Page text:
Copperfield is asked for second opinion on a textbook neurological case.
I’ve been writing for money for around twenty years now and I think I can type as quickly as any other untrained ‘two-finger’ merchant out there. The point is that I don’t think the current crop of GP registrars and assistants are any quicker over the keyboard than I am.
Which really makes me wonder why, in a world where we’re all pressed for time (or for a decent length coffee break) they tend to write short stories about their consultations rather than notes.
For instance, Graham, a perfectly competent doctor to be, saw a bloke with meralgia paraesthetica last week and Bloke, being the ‘suspicious of young doctors’ kind came along to see me to get a second opinion from a ‘proper’ GP.
So I checked Graham’s record of the last consultation. There it was, thirty five lines of the history of the presenting complaint – the dull, fiery numbness down the thigh, the variation with posture, the intermittent nature, the sensitivity to light touch – everything you’d wish to find in an authoritative neurological textbook.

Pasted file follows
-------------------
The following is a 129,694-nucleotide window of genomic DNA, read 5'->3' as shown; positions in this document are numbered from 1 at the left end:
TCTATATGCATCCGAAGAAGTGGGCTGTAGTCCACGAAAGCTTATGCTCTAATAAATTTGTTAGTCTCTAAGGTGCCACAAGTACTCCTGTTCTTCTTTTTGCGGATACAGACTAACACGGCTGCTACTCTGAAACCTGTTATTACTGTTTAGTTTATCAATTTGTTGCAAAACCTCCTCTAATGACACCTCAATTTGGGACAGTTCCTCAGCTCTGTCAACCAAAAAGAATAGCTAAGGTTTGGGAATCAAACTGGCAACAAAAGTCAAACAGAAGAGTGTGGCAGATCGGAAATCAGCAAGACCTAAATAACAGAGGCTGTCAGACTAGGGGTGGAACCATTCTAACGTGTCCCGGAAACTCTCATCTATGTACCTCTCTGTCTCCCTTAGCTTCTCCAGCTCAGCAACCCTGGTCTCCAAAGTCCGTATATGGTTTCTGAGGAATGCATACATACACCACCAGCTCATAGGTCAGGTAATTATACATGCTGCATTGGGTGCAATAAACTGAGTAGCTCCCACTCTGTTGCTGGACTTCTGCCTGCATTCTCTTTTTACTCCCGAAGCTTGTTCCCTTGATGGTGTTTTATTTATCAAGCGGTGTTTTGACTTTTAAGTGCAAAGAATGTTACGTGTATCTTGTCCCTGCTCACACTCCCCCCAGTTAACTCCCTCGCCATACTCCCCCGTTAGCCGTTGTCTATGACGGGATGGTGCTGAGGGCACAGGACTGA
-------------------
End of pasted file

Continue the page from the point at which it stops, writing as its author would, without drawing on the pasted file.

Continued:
And everything that I have learned, over the years, to upsum with the two word label, ‘meralgia paraesthetica’.
Which saves me a hell of a lot of typing.
The next chapter of Graham’s neurological novella related the patient’s underlying concerns (‘Is it cancer or a brain tumour Doc?’) and chapters three and four covered, in some detail, the treatment options available and the agreed management plan, as seen in all good handbooks of primary care.
The record entry, I swear, ran longer than this rant. My follow up note read, ‘Meralgia paraesthetica. Classic history. Usual advice.’
And I had time for coffee.
Brevity is best when faced with a textbook case, explains Copperfield